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Direct and Indirect Objects Study Guide

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Updated on Sep 22, 2011

Direct and Indirect Objects

A sentence is made up of words, a statement is made in words....

Statements are made, words or sentences are used.

JOHN LANGSHAW AUSTIN (1911–1960)

BRITISH PHILOSOPHER

In this lesson, you will learn how an object is often necessary to complete a basic sentence containing an action verb. Objects also make sentences more meaningful to readers and listeners.

A direct object is the noun or pronoun that is receiving the action from the action verb in the sentence. Finding direct objects in a sentence is simple: They answer whom? or what? about the action verb.

Kicked what? [the] ball.
Took whom? Sara.

There can also be more than one direct object in a sentence. As with compound subjects and compound predicates, when the direct objects share one or more of the same verbs in the sentence, they are called compound direct objects.

Who planted? David is the subject. Planted what? An apple tree and a lemon tree are the direct objects.

Who plays? Nathan is the subject. Plays what? Tennis and soccer are the direct objects.

As well, sentences that have a direct object may also contain an indirect object. An indirect object is directly related to the direct object; it tells who or what is the recipient of the direct object. You cannot have an indirect object in a sentence without having a direct object first. To identify an indirect object in the sentence ask to or for whom? or to or for what? after the action verb. For example:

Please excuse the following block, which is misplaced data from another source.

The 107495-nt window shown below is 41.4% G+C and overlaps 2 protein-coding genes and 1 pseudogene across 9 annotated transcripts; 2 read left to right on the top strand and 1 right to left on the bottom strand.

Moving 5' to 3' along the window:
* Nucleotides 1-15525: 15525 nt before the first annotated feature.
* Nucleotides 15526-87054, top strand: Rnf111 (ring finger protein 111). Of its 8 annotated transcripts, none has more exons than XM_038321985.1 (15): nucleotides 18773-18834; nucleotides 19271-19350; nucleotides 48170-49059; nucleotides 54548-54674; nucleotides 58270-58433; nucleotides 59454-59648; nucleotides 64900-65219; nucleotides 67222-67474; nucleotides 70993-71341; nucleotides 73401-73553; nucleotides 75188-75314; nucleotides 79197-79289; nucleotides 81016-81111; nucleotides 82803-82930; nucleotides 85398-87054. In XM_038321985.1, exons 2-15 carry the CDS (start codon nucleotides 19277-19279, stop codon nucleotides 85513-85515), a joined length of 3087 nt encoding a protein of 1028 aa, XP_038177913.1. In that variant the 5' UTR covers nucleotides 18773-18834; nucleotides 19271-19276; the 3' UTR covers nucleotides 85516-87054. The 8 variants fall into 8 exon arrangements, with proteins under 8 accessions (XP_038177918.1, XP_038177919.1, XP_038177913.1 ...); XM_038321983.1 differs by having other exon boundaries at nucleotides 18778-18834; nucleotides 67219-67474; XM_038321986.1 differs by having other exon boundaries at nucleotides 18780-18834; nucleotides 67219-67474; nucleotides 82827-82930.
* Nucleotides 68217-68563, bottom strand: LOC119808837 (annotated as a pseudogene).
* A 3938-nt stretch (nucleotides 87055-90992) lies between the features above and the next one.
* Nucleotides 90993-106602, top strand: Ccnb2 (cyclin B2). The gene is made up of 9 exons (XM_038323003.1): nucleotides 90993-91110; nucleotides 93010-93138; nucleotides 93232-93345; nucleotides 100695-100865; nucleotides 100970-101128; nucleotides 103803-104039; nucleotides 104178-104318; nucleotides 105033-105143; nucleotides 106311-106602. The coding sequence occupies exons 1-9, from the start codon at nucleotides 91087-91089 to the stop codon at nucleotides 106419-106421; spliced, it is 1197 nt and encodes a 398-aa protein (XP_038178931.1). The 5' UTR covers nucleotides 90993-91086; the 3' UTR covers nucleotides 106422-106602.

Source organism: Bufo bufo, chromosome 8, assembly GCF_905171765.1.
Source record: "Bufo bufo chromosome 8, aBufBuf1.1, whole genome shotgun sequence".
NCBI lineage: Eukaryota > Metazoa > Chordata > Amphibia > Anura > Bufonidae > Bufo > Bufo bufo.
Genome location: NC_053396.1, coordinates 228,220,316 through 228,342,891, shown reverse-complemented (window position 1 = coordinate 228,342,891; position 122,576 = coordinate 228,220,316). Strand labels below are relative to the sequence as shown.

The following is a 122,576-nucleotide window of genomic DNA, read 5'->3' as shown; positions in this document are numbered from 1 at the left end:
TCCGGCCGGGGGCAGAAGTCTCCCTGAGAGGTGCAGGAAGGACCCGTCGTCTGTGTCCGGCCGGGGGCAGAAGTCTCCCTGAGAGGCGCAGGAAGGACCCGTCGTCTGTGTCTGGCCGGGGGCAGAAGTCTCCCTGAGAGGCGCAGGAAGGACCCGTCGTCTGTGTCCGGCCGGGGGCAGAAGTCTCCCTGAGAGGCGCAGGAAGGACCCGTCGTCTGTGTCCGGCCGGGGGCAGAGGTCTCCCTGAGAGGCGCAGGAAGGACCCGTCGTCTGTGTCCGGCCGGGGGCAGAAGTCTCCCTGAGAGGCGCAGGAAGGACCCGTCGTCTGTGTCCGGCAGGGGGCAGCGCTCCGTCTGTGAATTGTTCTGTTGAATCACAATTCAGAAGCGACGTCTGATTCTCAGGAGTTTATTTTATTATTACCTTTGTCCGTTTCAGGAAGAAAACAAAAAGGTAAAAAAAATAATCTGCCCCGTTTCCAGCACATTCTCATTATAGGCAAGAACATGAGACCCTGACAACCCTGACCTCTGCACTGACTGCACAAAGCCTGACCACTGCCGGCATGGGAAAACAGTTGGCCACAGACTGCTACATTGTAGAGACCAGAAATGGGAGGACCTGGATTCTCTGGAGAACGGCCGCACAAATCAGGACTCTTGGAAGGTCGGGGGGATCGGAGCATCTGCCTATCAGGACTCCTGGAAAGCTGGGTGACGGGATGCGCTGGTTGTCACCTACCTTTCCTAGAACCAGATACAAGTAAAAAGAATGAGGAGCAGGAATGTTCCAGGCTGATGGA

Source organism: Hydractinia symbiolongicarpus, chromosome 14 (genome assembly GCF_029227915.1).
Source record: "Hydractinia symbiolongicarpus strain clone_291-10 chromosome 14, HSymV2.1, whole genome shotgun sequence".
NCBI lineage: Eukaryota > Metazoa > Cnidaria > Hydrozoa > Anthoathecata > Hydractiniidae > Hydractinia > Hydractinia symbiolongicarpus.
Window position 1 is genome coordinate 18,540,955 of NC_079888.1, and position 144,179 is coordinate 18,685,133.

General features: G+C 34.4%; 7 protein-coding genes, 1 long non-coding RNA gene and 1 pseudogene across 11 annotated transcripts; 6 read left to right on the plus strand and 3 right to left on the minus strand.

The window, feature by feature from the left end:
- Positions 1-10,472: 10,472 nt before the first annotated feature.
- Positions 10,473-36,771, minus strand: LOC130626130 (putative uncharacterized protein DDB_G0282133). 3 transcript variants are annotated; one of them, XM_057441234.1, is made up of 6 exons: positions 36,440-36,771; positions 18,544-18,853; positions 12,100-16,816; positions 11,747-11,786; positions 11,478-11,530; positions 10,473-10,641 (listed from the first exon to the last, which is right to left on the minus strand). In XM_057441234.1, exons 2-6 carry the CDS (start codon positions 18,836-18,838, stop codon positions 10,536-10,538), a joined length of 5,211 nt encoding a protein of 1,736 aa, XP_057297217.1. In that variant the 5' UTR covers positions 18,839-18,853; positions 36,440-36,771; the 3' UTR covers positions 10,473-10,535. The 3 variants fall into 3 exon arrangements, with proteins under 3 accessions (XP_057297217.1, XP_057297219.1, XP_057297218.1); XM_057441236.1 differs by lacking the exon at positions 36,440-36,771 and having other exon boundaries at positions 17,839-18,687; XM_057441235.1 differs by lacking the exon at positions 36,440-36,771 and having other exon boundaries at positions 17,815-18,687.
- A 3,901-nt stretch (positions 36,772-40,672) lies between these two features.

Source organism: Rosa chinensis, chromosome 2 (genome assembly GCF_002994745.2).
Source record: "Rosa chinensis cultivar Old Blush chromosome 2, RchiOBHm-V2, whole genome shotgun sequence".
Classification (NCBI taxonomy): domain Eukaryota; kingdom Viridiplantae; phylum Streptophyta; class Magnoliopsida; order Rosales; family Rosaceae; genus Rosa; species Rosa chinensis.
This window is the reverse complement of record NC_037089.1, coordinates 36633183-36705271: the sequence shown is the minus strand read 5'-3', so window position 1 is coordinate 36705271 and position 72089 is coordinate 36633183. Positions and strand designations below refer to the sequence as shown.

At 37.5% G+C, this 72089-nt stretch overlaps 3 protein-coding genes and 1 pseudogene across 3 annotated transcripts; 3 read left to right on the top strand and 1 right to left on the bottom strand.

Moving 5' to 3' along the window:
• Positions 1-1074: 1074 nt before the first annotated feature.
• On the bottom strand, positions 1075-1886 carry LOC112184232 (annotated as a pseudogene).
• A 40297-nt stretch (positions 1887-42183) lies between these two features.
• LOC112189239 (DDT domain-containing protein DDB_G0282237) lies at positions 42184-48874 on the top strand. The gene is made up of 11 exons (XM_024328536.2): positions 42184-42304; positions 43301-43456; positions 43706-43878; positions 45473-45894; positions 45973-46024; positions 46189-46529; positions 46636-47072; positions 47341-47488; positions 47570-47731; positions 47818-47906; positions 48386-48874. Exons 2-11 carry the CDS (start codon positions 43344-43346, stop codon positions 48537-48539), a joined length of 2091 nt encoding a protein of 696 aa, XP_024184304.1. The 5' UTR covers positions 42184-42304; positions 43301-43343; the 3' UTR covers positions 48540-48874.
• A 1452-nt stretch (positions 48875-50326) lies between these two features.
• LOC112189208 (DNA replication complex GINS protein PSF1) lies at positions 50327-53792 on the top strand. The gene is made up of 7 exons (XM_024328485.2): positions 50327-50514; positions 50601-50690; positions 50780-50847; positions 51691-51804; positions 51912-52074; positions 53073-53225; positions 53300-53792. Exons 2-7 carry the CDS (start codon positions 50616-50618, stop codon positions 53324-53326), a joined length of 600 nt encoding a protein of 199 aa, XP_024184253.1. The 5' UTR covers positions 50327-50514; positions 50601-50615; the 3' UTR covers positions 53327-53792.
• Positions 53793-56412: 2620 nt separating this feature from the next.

Who showed? Steven did; thus, he is the subject. Showed what? An iguana; thus, it is the direct object. Showed (an iguana) to whom? Cory; thus, he is the indirect object.

Who baked? Kayla did; thus, she is the subject. Baked what? A cake; thus, it is the direct object. Baked (a cake) for whom? Schneider; thus, he is the indirect object.

Tip

Indirect objects are always found between the verb and the direct object. Be careful not to mistakenly identify an object of a preposition (OOP) as a direct object:

Even though Donna answers to whom Margaret sent the postcard, in this sentence, Donna is an OOP, not an indirect object.

Here, there is no prepositional phrase, and Donna is the indirect object receiving the direct object, the postcard.

A grammar exercise for this concept can be found at

Direct and Indirect Objects Practice Exercise.

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